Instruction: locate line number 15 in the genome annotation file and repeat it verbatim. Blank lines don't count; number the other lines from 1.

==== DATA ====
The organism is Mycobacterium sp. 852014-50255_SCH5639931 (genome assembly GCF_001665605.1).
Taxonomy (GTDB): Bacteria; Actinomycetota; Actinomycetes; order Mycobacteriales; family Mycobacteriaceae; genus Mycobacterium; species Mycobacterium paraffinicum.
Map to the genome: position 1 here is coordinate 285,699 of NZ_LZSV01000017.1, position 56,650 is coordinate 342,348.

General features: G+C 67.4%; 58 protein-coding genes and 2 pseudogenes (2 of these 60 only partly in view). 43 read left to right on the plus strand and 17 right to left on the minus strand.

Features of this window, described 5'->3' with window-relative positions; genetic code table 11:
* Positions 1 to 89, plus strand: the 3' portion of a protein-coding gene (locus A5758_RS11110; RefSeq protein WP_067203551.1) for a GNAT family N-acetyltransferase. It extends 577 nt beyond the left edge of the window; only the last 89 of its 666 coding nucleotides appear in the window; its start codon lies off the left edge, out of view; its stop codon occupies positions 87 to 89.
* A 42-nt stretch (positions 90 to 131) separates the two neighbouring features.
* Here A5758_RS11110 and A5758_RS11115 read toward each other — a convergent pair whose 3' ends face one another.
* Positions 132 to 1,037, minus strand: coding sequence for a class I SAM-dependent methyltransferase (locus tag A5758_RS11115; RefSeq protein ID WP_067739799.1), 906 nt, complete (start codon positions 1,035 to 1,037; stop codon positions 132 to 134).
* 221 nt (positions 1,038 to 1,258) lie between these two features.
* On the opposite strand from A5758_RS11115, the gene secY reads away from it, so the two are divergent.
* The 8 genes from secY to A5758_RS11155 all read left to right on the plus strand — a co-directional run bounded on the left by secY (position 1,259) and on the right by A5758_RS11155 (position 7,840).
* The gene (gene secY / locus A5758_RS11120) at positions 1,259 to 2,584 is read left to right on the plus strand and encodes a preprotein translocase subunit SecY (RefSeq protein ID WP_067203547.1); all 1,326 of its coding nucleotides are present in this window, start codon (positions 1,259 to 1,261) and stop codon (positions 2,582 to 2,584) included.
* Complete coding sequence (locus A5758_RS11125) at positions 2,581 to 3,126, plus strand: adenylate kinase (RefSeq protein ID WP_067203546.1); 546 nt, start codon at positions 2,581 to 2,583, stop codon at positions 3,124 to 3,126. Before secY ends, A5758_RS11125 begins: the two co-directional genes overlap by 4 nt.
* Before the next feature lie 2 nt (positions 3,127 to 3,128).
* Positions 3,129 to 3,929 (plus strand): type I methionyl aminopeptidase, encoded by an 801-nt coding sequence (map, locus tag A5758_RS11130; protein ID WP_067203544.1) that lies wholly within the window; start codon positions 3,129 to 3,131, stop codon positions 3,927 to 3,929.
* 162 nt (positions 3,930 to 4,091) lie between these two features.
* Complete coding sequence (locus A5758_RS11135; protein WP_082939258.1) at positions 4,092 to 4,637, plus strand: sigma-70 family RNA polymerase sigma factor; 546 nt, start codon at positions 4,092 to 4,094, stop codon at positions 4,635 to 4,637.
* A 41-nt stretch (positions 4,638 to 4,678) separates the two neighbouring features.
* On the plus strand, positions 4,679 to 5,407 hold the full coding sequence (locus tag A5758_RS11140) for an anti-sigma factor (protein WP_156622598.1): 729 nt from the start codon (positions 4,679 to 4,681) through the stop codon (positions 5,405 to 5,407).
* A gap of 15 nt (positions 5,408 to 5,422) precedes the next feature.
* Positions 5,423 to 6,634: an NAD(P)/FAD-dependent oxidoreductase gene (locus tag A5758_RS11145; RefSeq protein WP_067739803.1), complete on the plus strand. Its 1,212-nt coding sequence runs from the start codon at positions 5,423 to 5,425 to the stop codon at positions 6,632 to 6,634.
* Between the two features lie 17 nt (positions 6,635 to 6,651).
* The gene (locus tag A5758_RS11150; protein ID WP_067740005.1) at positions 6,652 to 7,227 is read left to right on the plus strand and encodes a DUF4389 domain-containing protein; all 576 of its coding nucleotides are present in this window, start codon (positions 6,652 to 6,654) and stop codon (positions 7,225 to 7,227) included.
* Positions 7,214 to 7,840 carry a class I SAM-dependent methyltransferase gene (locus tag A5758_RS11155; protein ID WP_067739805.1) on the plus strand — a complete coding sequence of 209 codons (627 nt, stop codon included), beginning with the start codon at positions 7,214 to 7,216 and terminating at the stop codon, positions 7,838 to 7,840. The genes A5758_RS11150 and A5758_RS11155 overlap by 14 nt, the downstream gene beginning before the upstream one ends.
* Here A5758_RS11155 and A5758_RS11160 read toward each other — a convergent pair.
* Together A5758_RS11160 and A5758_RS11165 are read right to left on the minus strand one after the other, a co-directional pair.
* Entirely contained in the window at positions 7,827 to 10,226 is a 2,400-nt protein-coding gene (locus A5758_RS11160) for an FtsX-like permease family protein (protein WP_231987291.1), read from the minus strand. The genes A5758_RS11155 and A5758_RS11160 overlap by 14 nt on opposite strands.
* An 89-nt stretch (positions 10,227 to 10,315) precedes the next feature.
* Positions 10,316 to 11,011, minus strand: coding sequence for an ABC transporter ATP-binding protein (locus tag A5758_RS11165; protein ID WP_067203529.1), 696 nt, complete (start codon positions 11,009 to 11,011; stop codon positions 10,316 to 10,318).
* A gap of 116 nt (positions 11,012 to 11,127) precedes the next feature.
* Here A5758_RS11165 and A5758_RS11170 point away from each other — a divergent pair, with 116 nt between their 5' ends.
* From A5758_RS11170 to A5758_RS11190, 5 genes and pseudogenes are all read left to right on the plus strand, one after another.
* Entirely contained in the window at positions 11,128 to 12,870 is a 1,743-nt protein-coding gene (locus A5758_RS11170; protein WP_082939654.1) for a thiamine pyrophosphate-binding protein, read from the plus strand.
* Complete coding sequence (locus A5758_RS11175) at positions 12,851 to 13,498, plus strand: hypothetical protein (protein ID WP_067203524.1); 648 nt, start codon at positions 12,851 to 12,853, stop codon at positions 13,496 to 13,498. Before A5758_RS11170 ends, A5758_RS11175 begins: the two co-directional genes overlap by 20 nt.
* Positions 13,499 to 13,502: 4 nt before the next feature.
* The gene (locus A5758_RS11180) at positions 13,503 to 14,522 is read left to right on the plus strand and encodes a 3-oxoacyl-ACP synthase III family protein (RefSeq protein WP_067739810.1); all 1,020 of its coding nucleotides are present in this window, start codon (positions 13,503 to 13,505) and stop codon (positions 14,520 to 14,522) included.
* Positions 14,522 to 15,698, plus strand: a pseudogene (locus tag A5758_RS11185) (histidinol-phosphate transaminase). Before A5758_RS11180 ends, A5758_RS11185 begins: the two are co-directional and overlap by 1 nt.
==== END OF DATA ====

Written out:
* Before the next feature lie 2 nt (positions 3,127 to 3,128).